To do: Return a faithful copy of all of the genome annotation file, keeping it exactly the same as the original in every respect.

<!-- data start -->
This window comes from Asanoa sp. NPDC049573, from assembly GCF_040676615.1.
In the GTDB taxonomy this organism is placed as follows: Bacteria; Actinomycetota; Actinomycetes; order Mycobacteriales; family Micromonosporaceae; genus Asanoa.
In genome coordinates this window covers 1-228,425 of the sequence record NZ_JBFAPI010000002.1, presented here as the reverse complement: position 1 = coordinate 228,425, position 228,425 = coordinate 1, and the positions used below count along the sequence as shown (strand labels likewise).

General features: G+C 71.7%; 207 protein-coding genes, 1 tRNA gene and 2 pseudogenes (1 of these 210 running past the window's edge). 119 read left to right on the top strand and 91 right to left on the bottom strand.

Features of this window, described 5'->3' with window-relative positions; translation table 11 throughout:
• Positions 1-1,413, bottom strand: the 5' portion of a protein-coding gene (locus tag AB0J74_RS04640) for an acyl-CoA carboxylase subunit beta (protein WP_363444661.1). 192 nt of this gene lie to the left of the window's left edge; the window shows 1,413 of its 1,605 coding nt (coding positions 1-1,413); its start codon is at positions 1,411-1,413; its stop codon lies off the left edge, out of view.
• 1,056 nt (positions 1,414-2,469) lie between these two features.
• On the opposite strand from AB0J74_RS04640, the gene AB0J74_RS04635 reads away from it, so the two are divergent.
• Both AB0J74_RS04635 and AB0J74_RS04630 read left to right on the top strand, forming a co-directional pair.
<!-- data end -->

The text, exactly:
This window comes from Asanoa sp. NPDC049573, from assembly GCF_040676615.1.
In the GTDB taxonomy this organism is placed as follows: Bacteria; Actinomycetota; Actinomycetes; order Mycobacteriales; family Micromonosporaceae; genus Asanoa.
In genome coordinates this window covers 1-228,425 of the sequence record NZ_JBFAPI010000002.1, presented here as the reverse complement: position 1 = coordinate 228,425, position 228,425 = coordinate 1, and the positions used below count along the sequence as shown (strand labels likewise).

General features: G+C 71.7%; 207 protein-coding genes, 1 tRNA gene and 2 pseudogenes (1 of these 210 running past the window's edge). 119 read left to right on the top strand and 91 right to left on the bottom strand.

Features of this window, described 5'->3' with window-relative positions; translation table 11 throughout:
• Positions 1-1,413, bottom strand: the 5' portion of a protein-coding gene (locus tag AB0J74_RS04640) for an acyl-CoA carboxylase subunit beta (protein WP_363444661.1). 192 nt of this gene lie to the left of the window's left edge; the window shows 1,413 of its 1,605 coding nt (coding positions 1-1,413); its start codon is at positions 1,411-1,413; its stop codon lies off the left edge, out of view.
• 1,056 nt (positions 1,414-2,469) lie between these two features.
• On the opposite strand from AB0J74_RS04640, the gene AB0J74_RS04635 reads away from it, so the two are divergent.
• Both AB0J74_RS04635 and AB0J74_RS04630 read left to right on the top strand, forming a co-directional pair.